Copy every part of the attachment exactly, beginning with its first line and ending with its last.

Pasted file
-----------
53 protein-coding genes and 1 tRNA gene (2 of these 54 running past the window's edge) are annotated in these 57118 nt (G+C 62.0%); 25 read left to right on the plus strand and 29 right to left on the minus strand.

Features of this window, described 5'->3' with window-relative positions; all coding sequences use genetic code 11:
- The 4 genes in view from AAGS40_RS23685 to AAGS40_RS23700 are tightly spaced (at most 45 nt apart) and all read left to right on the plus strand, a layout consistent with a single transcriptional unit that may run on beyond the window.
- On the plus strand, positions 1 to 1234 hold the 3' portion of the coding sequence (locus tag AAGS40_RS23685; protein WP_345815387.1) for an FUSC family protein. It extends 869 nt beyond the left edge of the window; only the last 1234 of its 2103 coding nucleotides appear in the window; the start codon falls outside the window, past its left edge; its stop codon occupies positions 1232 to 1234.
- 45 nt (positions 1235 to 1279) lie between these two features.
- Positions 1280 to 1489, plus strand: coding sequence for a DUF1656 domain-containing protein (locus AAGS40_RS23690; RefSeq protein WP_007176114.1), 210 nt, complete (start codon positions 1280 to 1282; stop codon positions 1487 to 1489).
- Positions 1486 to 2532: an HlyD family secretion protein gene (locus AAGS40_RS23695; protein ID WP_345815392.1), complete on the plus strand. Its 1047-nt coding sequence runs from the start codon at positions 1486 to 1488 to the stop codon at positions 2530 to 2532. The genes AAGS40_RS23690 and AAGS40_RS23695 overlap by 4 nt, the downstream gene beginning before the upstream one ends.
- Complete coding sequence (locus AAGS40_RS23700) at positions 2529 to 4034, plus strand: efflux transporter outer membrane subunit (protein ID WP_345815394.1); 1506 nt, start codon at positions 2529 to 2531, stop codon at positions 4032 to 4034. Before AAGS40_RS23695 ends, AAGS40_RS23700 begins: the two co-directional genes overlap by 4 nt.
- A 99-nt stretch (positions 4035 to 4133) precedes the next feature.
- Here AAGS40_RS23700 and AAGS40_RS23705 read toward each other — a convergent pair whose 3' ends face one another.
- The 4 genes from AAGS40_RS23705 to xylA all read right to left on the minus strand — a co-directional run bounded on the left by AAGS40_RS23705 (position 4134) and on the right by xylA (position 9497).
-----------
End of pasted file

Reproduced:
53 protein-coding genes and 1 tRNA gene (2 of these 54 running past the window's edge) are annotated in these 57118 nt (G+C 62.0%); 25 read left to right on the plus strand and 29 right to left on the minus strand.

Features of this window, described 5'->3' with window-relative positions; all coding sequences use genetic code 11:
- The 4 genes in view from AAGS40_RS23685 to AAGS40_RS23700 are tightly spaced (at most 45 nt apart) and all read left to right on the plus strand, a layout consistent with a single transcriptional unit that may run on beyond the window.
- On the plus strand, positions 1 to 1234 hold the 3' portion of the coding sequence (locus tag AAGS40_RS23685; protein WP_345815387.1) for an FUSC family protein. It extends 869 nt beyond the left edge of the window; only the last 1234 of its 2103 coding nucleotides appear in the window; the start codon falls outside the window, past its left edge; its stop codon occupies positions 1232 to 1234.
- 45 nt (positions 1235 to 1279) lie between these two features.
- Positions 1280 to 1489, plus strand: coding sequence for a DUF1656 domain-containing protein (locus AAGS40_RS23690; RefSeq protein WP_007176114.1), 210 nt, complete (start codon positions 1280 to 1282; stop codon positions 1487 to 1489).
- Positions 1486 to 2532: an HlyD family secretion protein gene (locus AAGS40_RS23695; protein ID WP_345815392.1), complete on the plus strand. Its 1047-nt coding sequence runs from the start codon at positions 1486 to 1488 to the stop codon at positions 2530 to 2532. The genes AAGS40_RS23690 and AAGS40_RS23695 overlap by 4 nt, the downstream gene beginning before the upstream one ends.
- Complete coding sequence (locus AAGS40_RS23700) at positions 2529 to 4034, plus strand: efflux transporter outer membrane subunit (protein ID WP_345815394.1); 1506 nt, start codon at positions 2529 to 2531, stop codon at positions 4032 to 4034. Before AAGS40_RS23695 ends, AAGS40_RS23700 begins: the two co-directional genes overlap by 4 nt.
- A 99-nt stretch (positions 4035 to 4133) precedes the next feature.
- Here AAGS40_RS23700 and AAGS40_RS23705 read toward each other — a convergent pair whose 3' ends face one another.
- The 4 genes from AAGS40_RS23705 to xylA all read right to left on the minus strand — a co-directional run bounded on the left by AAGS40_RS23705 (position 4134) and on the right by xylA (position 9497).